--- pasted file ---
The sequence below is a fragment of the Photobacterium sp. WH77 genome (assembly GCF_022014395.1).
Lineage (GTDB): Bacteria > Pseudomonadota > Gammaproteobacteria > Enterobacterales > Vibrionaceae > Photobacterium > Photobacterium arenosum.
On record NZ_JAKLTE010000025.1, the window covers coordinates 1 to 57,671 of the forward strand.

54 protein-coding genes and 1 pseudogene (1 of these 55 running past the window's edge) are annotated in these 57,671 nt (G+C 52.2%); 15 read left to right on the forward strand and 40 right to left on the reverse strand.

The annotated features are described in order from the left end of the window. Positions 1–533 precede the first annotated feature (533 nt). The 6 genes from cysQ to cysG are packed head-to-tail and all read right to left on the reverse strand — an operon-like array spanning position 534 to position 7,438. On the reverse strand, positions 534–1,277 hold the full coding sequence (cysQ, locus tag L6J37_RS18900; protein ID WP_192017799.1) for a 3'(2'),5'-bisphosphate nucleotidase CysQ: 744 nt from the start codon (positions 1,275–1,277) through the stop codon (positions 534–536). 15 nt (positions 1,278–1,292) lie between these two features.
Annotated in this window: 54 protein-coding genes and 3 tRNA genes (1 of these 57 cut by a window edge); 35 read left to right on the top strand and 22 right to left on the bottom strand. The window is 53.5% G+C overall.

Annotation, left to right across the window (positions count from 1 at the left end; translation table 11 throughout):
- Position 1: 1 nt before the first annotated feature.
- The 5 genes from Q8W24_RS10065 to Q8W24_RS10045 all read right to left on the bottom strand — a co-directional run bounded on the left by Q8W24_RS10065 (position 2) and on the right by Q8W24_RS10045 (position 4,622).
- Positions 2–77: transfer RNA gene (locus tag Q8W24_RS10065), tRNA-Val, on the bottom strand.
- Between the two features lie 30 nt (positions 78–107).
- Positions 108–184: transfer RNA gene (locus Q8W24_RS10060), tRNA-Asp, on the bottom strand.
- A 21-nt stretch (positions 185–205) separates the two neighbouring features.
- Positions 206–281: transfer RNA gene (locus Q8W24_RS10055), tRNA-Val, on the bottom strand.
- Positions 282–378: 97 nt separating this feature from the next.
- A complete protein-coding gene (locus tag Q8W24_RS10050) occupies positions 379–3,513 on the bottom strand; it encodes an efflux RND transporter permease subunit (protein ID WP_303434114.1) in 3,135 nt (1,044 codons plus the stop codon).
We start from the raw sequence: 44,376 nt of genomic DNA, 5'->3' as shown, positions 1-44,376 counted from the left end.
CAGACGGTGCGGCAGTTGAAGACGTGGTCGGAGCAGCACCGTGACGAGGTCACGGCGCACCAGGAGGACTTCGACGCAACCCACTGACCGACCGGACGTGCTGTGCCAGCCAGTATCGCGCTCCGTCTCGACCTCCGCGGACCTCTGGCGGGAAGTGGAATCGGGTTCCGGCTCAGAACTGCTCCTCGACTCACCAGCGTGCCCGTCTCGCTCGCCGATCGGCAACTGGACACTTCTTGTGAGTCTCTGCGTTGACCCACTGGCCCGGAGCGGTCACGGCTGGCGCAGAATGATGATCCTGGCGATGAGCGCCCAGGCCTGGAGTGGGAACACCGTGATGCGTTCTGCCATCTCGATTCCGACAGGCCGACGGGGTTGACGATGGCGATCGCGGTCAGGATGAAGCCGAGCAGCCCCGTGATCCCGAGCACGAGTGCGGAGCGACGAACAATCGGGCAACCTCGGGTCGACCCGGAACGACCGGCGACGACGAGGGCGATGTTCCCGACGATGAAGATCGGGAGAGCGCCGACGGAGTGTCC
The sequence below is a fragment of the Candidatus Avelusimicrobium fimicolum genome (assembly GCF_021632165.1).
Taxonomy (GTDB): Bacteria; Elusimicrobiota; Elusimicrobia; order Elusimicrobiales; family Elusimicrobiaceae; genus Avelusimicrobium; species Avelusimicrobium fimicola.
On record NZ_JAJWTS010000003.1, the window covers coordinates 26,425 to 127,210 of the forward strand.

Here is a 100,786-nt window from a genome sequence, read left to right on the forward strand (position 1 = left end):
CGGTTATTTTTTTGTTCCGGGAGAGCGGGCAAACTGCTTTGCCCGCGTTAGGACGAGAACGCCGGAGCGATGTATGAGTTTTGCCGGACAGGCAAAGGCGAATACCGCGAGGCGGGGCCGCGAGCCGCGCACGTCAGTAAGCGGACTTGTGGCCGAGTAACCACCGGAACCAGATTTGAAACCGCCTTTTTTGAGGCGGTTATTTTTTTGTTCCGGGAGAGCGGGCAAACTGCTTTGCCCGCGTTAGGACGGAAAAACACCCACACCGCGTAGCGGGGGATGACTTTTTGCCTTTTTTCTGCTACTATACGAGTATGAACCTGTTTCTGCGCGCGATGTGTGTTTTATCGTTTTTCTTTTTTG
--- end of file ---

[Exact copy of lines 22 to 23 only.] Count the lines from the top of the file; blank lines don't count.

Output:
Here is a 100,786-nt window from a genome sequence, read left to right on the forward strand (position 1 = left end):
CGGTTATTTTTTTGTTCCGGGAGAGCGGGCAAACTGCTTTGCCCGCGTTAGGACGAGAACGCCGGAGCGATGTATGAGTTTTGCCGGACAGGCAAAGGCGAATACCGCGAGGCGGGGCCGCGAGCCGCGCACGTCAGTAAGCGGACTTGTGGCCGAGTAACCACCGGAACCAGATTTGAAACCGCCTTTTTTGAGGCGGTTATTTTTTTGTTCCGGGAGAGCGGGCAAACTGCTTTGCCCGCGTTAGGACGGAAAAACACCCACACCGCGTAGCGGGGGATGACTTTTTGCCTTTTTTCTGCTACTATACGAGTATGAACCTGTTTCTGCGCGCGATGTGTGTTTTATCGTTTTTCTTTTTTG